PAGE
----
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Enbridge responds to steelhead and salmon concerns

Friends of the Morice-Bulkley -- a community group loosely affiliated with Friends of Wild Salmon -- has raised concerns over the impact that a certain portion of the proposed Enbridge Northern Gateway pipeline would have on salmon and steelhead in the event of a spill.

"It's sort of like me planning to come to your house and putting my furnace in your living room," says Tony Harris of FMB, who has worked as a fishing guide on the Morice river in Northwestern B.C. for 15 years.

According to the project plan, the double pipeline will follow the Morice river west of Houston, B.C. for about 32 kilometres before crossing at Kilometre 60, a stretch which Harris says is a prime habitat for juvenile fish.

Harris describes this as the worst place to put a pipeline because the river starts braiding on this stretch of the Morice, creating log jams which in turn form still pools for breeding salmon and steelhead.

Enbridge spokesman Alan Roth told The Tyee that the pipeline company has made "hundreds of adjustments" to the route, "based on that very kind of concern."

When asked if the Michigan spill that happened this past Monday will affect the way the Gateway pipeline is constructed, Roth responded that, "[the] engineering and technology people have nowadays for designing pipelines has advanced considerably over the decades."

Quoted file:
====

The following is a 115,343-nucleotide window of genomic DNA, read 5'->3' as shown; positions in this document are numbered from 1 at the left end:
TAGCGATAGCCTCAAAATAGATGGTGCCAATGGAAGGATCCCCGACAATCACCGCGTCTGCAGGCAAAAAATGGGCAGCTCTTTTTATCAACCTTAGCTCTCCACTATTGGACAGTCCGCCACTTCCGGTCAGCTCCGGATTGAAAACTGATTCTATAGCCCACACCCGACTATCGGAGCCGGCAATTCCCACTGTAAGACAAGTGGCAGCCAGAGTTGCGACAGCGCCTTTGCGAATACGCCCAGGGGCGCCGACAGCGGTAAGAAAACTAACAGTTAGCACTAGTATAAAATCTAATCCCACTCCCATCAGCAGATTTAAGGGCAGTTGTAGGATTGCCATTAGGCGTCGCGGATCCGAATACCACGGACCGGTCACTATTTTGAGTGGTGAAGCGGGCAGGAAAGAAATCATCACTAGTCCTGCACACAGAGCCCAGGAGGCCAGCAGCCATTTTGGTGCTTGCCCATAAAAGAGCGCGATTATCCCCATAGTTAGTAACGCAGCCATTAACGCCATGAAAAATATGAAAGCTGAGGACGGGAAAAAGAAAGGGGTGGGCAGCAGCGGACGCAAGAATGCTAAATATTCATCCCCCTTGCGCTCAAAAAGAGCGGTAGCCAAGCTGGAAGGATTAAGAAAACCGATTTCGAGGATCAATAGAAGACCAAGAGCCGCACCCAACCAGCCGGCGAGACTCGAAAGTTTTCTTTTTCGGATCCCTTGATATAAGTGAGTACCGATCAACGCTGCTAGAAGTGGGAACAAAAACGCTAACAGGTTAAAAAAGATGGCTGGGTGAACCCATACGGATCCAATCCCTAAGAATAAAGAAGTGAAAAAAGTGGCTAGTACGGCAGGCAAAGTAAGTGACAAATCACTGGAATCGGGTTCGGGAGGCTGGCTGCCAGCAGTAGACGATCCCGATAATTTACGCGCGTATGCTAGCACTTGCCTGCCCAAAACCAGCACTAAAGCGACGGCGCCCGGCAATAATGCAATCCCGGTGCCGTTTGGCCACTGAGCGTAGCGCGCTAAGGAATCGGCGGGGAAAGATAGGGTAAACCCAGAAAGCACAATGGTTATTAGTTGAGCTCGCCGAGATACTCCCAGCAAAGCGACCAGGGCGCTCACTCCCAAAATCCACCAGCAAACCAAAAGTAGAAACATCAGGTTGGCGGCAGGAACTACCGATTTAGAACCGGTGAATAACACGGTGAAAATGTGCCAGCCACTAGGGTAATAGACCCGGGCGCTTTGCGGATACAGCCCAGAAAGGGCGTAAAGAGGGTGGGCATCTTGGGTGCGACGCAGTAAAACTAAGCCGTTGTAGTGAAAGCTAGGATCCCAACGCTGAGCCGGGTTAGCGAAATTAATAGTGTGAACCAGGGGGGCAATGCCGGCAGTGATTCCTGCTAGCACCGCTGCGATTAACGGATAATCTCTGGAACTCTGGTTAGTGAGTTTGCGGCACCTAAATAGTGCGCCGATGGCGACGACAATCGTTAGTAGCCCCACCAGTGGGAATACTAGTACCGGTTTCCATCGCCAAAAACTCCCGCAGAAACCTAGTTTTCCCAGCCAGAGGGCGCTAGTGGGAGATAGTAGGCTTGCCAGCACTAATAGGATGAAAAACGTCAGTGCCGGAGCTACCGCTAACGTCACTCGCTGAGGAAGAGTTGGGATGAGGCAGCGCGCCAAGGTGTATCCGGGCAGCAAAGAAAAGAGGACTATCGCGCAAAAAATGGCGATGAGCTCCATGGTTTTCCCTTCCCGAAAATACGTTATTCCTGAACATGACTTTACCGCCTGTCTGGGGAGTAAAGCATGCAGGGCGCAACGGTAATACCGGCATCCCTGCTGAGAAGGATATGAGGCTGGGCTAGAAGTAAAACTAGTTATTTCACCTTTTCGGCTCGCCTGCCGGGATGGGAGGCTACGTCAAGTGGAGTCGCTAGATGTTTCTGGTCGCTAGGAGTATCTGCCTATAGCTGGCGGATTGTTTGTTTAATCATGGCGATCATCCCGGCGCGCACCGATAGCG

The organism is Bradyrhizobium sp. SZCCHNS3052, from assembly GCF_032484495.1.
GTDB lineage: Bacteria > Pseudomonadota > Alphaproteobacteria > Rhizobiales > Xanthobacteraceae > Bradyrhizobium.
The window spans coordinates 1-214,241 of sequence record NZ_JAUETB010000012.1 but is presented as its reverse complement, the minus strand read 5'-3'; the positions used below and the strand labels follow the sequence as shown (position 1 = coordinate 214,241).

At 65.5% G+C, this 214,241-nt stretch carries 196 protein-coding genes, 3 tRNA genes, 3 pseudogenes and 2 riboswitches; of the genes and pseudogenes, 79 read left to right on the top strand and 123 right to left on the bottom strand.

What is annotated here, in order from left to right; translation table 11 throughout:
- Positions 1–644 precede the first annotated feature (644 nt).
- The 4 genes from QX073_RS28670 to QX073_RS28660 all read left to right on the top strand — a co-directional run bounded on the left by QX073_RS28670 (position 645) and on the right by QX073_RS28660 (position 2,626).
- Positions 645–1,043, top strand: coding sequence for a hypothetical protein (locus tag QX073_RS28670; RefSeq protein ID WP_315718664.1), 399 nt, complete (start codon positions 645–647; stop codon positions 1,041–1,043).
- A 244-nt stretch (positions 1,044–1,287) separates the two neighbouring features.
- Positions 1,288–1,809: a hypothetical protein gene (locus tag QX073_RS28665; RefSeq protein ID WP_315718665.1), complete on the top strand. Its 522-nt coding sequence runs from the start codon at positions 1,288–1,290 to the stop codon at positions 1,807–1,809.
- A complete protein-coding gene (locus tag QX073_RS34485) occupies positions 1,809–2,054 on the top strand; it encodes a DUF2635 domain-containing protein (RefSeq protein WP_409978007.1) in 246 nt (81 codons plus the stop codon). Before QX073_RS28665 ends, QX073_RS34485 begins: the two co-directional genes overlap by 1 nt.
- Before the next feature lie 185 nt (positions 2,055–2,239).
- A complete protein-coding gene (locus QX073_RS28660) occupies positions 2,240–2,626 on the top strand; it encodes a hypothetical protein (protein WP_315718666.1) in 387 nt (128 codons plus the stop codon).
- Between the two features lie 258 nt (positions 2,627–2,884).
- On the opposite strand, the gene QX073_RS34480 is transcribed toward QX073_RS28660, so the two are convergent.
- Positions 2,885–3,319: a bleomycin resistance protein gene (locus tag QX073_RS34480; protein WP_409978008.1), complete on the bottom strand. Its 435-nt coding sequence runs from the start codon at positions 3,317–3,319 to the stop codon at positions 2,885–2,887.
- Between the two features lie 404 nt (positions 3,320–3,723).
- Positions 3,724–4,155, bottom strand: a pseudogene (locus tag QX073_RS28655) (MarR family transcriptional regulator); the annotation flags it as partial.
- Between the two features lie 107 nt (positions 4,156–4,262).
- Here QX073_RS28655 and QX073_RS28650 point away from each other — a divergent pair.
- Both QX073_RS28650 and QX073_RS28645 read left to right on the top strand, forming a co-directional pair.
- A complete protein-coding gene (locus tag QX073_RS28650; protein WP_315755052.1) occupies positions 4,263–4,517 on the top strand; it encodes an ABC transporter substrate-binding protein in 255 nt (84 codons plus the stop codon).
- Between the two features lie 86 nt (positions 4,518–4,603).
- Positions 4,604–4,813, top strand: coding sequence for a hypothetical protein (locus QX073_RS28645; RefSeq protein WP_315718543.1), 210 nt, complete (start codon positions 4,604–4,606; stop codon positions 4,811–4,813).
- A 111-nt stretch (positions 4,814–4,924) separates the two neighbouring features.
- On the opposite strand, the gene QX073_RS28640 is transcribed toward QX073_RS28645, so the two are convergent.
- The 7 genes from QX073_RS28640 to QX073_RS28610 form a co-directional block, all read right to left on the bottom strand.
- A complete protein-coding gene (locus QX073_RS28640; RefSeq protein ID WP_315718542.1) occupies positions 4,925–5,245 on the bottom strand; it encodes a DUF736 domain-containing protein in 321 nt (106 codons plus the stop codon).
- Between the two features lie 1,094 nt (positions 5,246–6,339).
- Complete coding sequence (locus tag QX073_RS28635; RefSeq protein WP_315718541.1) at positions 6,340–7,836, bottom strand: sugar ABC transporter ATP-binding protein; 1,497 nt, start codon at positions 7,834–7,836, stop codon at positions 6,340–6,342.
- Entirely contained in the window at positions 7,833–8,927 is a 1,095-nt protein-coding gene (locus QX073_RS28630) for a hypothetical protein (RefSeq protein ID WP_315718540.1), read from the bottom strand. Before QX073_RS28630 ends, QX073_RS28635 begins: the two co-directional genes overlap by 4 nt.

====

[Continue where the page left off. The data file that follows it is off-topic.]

The Michigan pipeline was constructed in the late 1960s, Energy Resources Conservation Board spokesman Bob Curran told the CBC, and weakness from aging caused that particular rupture.

Harris would prefer the Gateway project be terminated outright.

"The water quality and fish resources are too value to mess with," Harris says.

The Morice river, a tributary of the Skeena, is one of five major salmon-bearing rivers that would be threatened by an oil spill from the Gateway pipeline, according to a Friends of Wild Salmon press release from Wednesday. The other potential rivers at risk include the Stewart River, Salmon River, Copper River, and Kitimat River.

Four kinds of salmon -- Pink, Chinook, Sockeye, Coho -- and steelhead trout, migrate up these rivers to breed.

Josh Massey is completing his practicum at The Tyee.

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